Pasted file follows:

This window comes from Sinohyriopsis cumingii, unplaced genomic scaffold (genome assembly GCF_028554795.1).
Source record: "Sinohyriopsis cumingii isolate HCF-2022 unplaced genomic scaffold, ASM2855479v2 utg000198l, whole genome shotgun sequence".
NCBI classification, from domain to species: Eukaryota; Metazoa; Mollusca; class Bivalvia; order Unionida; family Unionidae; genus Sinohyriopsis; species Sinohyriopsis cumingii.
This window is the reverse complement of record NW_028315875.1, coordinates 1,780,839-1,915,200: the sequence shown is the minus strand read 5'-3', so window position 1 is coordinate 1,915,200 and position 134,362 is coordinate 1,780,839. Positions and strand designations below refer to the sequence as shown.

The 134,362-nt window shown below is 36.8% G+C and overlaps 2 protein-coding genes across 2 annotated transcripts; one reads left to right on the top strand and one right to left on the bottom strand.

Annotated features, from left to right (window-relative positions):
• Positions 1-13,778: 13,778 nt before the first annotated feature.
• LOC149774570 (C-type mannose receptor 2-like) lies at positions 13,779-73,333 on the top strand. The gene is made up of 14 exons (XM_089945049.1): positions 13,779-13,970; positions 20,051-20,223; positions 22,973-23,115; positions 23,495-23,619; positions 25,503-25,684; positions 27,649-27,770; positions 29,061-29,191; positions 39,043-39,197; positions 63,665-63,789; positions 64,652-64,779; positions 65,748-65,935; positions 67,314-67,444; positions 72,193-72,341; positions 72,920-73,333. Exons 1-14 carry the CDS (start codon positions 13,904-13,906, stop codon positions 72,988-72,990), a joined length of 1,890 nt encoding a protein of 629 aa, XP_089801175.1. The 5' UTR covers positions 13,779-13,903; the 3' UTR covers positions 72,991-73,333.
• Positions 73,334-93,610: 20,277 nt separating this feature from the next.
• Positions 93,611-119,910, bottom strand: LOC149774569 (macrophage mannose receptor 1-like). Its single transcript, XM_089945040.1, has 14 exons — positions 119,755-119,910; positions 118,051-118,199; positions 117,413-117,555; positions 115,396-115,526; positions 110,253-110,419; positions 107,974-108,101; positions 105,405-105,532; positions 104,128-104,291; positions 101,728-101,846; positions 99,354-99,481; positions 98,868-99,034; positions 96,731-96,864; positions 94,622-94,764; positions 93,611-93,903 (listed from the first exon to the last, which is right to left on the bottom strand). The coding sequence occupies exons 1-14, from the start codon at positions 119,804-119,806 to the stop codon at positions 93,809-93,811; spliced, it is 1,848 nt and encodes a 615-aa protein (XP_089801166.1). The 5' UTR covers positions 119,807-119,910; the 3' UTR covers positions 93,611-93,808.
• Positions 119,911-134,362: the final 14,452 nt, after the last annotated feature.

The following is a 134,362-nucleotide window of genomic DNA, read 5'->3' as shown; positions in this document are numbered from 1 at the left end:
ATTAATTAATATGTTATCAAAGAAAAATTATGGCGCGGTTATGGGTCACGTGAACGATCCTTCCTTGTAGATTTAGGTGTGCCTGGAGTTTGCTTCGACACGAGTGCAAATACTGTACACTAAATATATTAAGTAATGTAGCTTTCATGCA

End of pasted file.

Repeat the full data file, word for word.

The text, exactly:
This window comes from Sinohyriopsis cumingii, unplaced genomic scaffold (genome assembly GCF_028554795.1).
Source record: "Sinohyriopsis cumingii isolate HCF-2022 unplaced genomic scaffold, ASM2855479v2 utg000198l, whole genome shotgun sequence".
NCBI classification, from domain to species: Eukaryota; Metazoa; Mollusca; class Bivalvia; order Unionida; family Unionidae; genus Sinohyriopsis; species Sinohyriopsis cumingii.
This window is the reverse complement of record NW_028315875.1, coordinates 1,780,839-1,915,200: the sequence shown is the minus strand read 5'-3', so window position 1 is coordinate 1,915,200 and position 134,362 is coordinate 1,780,839. Positions and strand designations below refer to the sequence as shown.

The 134,362-nt window shown below is 36.8% G+C and overlaps 2 protein-coding genes across 2 annotated transcripts; one reads left to right on the top strand and one right to left on the bottom strand.

Annotated features, from left to right (window-relative positions):
• Positions 1-13,778: 13,778 nt before the first annotated feature.
• LOC149774570 (C-type mannose receptor 2-like) lies at positions 13,779-73,333 on the top strand. The gene is made up of 14 exons (XM_089945049.1): positions 13,779-13,970; positions 20,051-20,223; positions 22,973-23,115; positions 23,495-23,619; positions 25,503-25,684; positions 27,649-27,770; positions 29,061-29,191; positions 39,043-39,197; positions 63,665-63,789; positions 64,652-64,779; positions 65,748-65,935; positions 67,314-67,444; positions 72,193-72,341; positions 72,920-73,333. Exons 1-14 carry the CDS (start codon positions 13,904-13,906, stop codon positions 72,988-72,990), a joined length of 1,890 nt encoding a protein of 629 aa, XP_089801175.1. The 5' UTR covers positions 13,779-13,903; the 3' UTR covers positions 72,991-73,333.
• Positions 73,334-93,610: 20,277 nt separating this feature from the next.
• Positions 93,611-119,910, bottom strand: LOC149774569 (macrophage mannose receptor 1-like). Its single transcript, XM_089945040.1, has 14 exons — positions 119,755-119,910; positions 118,051-118,199; positions 117,413-117,555; positions 115,396-115,526; positions 110,253-110,419; positions 107,974-108,101; positions 105,405-105,532; positions 104,128-104,291; positions 101,728-101,846; positions 99,354-99,481; positions 98,868-99,034; positions 96,731-96,864; positions 94,622-94,764; positions 93,611-93,903 (listed from the first exon to the last, which is right to left on the bottom strand). The coding sequence occupies exons 1-14, from the start codon at positions 119,804-119,806 to the stop codon at positions 93,809-93,811; spliced, it is 1,848 nt and encodes a 615-aa protein (XP_089801166.1). The 5' UTR covers positions 119,807-119,910; the 3' UTR covers positions 93,611-93,808.
• Positions 119,911-134,362: the final 14,452 nt, after the last annotated feature.

The following is a 134,362-nucleotide window of genomic DNA, read 5'->3' as shown; positions in this document are numbered from 1 at the left end:
ATTAATTAATATGTTATCAAAGAAAAATTATGGCGCGGTTATGGGTCACGTGAACGATCCTTCCTTGTAGATTTAGGTGTGCCTGGAGTTTGCTTCGACACGAGTGCAAATACTGTACACTAAATATATTAAGTAATGTAGCTTTCATGCA